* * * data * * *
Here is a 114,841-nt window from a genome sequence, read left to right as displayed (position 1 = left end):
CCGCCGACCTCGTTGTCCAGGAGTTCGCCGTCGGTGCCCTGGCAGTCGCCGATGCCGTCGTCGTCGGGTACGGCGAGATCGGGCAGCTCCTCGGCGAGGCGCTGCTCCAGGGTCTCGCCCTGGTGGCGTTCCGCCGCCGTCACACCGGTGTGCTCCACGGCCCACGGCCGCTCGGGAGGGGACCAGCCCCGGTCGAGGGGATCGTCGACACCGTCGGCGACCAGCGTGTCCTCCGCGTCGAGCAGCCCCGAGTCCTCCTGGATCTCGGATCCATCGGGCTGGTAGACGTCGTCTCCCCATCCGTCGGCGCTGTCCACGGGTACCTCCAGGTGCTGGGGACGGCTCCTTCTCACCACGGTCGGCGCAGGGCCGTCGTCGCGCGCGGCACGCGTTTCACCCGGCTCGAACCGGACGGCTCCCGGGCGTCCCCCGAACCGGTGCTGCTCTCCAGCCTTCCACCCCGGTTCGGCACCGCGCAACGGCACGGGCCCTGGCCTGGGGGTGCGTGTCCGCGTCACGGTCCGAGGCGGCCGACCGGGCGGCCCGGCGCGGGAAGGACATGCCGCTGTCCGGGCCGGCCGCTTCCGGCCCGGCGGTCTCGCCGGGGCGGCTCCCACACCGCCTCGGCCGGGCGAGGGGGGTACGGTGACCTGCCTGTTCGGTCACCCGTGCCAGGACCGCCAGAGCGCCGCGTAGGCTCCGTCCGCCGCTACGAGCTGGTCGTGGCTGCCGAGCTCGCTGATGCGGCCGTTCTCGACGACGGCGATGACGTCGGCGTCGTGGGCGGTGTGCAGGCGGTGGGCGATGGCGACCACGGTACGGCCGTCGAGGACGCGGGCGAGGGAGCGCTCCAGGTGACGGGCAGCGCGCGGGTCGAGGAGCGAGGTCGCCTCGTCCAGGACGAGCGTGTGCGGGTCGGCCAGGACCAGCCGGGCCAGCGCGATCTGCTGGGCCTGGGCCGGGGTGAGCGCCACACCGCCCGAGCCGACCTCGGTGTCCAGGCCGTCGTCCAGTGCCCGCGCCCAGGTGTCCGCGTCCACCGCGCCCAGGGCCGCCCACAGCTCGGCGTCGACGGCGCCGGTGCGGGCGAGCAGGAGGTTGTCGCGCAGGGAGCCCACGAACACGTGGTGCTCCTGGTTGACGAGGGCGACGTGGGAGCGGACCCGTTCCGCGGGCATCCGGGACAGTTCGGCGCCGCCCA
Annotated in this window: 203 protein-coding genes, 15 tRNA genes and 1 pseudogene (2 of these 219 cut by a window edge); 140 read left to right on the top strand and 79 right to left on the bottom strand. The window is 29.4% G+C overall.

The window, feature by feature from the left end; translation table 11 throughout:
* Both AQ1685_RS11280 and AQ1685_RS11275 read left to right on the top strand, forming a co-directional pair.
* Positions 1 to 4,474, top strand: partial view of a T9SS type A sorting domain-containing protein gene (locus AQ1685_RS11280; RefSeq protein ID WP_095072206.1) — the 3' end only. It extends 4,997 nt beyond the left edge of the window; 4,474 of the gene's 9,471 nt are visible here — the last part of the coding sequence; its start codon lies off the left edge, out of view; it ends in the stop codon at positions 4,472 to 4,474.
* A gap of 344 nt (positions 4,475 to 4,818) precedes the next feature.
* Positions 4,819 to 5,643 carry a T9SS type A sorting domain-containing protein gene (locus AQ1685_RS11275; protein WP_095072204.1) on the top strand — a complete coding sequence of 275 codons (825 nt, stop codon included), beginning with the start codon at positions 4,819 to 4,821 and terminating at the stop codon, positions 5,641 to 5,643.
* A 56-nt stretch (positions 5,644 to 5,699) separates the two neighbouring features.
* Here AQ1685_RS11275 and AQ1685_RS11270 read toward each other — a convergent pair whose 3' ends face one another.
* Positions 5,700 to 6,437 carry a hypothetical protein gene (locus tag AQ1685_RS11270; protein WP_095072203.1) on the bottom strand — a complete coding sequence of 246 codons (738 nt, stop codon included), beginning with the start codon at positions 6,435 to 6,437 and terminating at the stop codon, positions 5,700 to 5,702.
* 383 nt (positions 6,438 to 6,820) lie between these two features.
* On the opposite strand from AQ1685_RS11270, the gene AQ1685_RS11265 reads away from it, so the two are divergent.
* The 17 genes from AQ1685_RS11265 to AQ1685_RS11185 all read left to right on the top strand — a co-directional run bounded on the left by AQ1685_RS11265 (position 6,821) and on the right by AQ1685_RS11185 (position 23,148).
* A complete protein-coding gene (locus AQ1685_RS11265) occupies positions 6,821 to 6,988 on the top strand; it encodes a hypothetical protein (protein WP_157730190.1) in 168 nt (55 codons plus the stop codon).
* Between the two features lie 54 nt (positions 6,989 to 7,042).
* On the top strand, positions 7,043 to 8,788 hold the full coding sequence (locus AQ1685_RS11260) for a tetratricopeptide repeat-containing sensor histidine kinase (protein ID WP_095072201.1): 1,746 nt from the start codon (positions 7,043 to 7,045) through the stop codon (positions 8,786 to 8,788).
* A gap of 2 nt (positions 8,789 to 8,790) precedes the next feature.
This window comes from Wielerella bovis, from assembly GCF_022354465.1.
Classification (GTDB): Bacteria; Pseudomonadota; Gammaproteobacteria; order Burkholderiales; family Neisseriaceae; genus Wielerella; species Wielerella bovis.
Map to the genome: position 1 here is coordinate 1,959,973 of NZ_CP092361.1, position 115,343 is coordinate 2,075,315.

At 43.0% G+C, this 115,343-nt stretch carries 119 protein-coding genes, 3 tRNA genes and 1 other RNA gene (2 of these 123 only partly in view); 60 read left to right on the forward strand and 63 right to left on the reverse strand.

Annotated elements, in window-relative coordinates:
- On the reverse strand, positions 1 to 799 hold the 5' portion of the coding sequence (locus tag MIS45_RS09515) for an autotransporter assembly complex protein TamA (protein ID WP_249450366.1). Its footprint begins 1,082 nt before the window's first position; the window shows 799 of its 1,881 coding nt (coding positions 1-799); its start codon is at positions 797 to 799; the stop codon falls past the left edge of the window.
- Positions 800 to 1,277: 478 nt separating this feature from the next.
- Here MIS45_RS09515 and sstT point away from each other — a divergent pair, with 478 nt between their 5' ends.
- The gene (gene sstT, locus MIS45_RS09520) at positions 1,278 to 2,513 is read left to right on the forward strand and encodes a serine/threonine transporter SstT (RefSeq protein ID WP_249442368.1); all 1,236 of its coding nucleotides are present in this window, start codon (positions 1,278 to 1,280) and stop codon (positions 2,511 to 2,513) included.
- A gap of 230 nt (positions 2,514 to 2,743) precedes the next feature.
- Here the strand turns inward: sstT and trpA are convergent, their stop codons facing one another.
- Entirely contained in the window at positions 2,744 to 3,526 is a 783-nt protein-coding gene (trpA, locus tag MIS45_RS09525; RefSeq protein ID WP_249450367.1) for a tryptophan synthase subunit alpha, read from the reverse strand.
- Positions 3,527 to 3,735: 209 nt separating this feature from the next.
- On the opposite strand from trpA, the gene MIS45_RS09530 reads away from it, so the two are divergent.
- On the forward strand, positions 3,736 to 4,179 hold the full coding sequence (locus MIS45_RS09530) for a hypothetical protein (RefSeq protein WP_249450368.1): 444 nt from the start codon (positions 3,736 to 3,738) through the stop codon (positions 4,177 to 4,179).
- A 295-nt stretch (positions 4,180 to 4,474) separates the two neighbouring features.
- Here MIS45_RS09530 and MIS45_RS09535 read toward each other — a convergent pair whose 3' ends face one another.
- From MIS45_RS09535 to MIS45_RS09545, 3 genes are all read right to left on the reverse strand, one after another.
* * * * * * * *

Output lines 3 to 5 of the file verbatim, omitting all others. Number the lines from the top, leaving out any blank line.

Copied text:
Annotated in this window: 203 protein-coding genes, 15 tRNA genes and 1 pseudogene (2 of these 219 cut by a window edge); 140 read left to right on the top strand and 79 right to left on the bottom strand. The window is 29.4% G+C overall.

The window, feature by feature from the left end; translation table 11 throughout:
* Both AQ1685_RS11280 and AQ1685_RS11275 read left to right on the top strand, forming a co-directional pair.